Foreword Review — Sept / Oct 2010
With the curiosity and zeal of Alexis de Tocqueville, Akbar Ahmed and his team of assistants spent nine months, beginning in September 2008, visiting 100 mosques throughout the nation to assess what life is like for America’s six to seven million Muslims, especially in the aftermath of 9/11. Ahmed is an engaging and perceptive tour guide who interviews Muslims from all walks of life: imams, rappers, businessmen and women, doctors, engineers, and refugees. Also included are two poignant interviews with Andre Carson and Keith Ellison, the first two Muslim US congressmen.
Ahmed is Ibn Khaldun Chair of Islamic Studies at American University in Washington DC, the first Distinguished Chair of Middle East and Islamic Studies at the US Naval Academy, a nonresident senior fellow at the Brookings Institution, and the author of Journey Into Islam: The Crisis of Globalization. His excellent credentials make him the ideal scholar to carry out this investigation. The book is infused with the author’s spirit of fellowship as he builds bridges between non-Muslim and Muslim societies divided by misunderstanding and prejudice. He shows how Muslims live in fear of the “September 11 Syndrome,” which characterizes Muslims as evil. Conversely, he includes interviews with people who reach out for reconciliation between Muslims and non-Muslims.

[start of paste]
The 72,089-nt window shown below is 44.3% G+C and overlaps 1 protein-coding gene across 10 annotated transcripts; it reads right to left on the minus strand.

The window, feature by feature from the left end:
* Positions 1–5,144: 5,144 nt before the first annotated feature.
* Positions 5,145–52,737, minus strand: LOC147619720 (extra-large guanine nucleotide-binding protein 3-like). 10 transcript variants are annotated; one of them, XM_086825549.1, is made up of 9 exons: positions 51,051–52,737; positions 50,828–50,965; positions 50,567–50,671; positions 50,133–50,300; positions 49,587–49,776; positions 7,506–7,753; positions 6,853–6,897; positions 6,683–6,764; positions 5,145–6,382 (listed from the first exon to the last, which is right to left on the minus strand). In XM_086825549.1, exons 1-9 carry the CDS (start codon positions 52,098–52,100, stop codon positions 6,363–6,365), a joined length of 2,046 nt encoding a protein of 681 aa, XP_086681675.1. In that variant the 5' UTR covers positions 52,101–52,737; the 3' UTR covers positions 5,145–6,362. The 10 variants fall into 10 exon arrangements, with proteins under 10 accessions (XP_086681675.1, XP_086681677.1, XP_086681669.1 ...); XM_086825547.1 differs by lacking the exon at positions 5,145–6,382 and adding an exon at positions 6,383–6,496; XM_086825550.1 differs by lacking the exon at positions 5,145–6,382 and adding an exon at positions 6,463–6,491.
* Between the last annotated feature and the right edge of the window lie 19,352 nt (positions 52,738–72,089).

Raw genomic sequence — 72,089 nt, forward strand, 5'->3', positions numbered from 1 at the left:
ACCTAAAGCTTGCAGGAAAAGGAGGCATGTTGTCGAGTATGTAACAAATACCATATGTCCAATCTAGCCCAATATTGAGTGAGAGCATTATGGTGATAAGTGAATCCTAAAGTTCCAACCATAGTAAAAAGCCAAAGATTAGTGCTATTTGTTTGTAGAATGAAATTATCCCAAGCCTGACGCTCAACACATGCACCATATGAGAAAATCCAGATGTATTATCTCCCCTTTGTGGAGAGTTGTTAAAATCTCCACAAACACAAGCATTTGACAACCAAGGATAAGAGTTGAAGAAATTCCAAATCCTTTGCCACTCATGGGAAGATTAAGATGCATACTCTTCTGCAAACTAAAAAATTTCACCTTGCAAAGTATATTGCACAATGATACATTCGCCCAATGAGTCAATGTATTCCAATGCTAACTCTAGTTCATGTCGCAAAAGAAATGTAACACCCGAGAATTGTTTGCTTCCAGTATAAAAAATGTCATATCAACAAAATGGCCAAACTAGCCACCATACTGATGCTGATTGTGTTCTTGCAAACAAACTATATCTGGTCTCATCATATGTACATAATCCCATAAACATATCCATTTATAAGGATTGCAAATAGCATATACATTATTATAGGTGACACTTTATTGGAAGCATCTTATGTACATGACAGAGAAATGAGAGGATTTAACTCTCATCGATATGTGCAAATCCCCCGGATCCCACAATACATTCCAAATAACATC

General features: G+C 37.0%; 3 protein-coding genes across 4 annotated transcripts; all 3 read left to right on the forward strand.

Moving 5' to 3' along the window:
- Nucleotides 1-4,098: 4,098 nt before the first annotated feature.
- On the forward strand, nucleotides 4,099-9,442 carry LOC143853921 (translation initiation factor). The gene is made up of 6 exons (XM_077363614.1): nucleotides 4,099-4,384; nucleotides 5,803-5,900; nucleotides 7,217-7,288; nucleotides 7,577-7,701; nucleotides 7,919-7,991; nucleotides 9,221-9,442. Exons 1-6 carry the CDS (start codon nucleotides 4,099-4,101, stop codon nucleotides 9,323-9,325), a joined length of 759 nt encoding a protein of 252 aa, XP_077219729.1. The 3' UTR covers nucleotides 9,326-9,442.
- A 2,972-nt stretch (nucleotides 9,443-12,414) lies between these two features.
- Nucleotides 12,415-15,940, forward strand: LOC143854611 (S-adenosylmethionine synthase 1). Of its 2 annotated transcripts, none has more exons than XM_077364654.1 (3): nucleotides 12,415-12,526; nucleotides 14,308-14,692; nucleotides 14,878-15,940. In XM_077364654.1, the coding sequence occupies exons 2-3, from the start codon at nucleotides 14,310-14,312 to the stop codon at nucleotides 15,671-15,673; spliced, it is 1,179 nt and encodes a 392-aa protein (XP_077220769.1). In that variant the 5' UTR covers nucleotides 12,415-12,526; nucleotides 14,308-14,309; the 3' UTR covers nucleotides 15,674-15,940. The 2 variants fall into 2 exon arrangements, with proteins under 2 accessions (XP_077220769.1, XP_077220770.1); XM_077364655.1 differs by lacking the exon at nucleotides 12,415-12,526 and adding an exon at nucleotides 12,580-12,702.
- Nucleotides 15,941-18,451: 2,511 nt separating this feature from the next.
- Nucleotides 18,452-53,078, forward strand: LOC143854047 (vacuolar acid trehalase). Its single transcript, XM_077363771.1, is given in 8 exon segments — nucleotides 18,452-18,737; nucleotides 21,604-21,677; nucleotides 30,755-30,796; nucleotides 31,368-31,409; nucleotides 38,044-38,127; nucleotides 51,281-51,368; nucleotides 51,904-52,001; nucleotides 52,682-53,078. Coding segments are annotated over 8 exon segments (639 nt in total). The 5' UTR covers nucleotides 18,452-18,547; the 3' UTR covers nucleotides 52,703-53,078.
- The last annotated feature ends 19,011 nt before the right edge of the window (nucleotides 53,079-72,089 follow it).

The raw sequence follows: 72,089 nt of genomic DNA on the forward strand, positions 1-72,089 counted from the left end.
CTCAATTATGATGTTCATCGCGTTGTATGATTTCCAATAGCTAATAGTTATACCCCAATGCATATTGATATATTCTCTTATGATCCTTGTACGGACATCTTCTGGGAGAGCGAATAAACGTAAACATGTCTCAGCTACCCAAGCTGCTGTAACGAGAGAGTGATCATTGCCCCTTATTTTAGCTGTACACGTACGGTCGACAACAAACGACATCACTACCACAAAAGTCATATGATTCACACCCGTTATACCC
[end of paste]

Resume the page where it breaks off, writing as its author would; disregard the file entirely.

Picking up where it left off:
Most mosques welcomed Ahmed and his team, but heated discussion flared between the Jewish and Muslim audience about the Palestinians at a public forum he conducted. Some African-American Muslims (“the first American Muslims,” according to the author), raged about being thrown into slavery centuries before 9/11 and its impacts. Despite enslavement, these African-American Muslims retained the Muslim faith their ancestors practiced in Africa.
An important feature is the author’s narrative about American identity, and how Muslims, African-Americans, and Native Americans have fared accordingly. Minorities have had more opportunities when an accepting pluralist identity was prominent, but endured abuse and death when primordial (the belief that divine intervention has made the United States the greatest country) and predator (the Darwinian belief that white society must prevail over “inferior” societies) identities dominated.
The author demonstrates that Muslim society is not monolithic and bitter schisms have resulted between those who accept American and Muslim culture and those who follow the Koran literally and adhere to Sharia law. Ahmed has written an important account that could help non-Muslims and Muslims create a more tolerant and welcoming nation.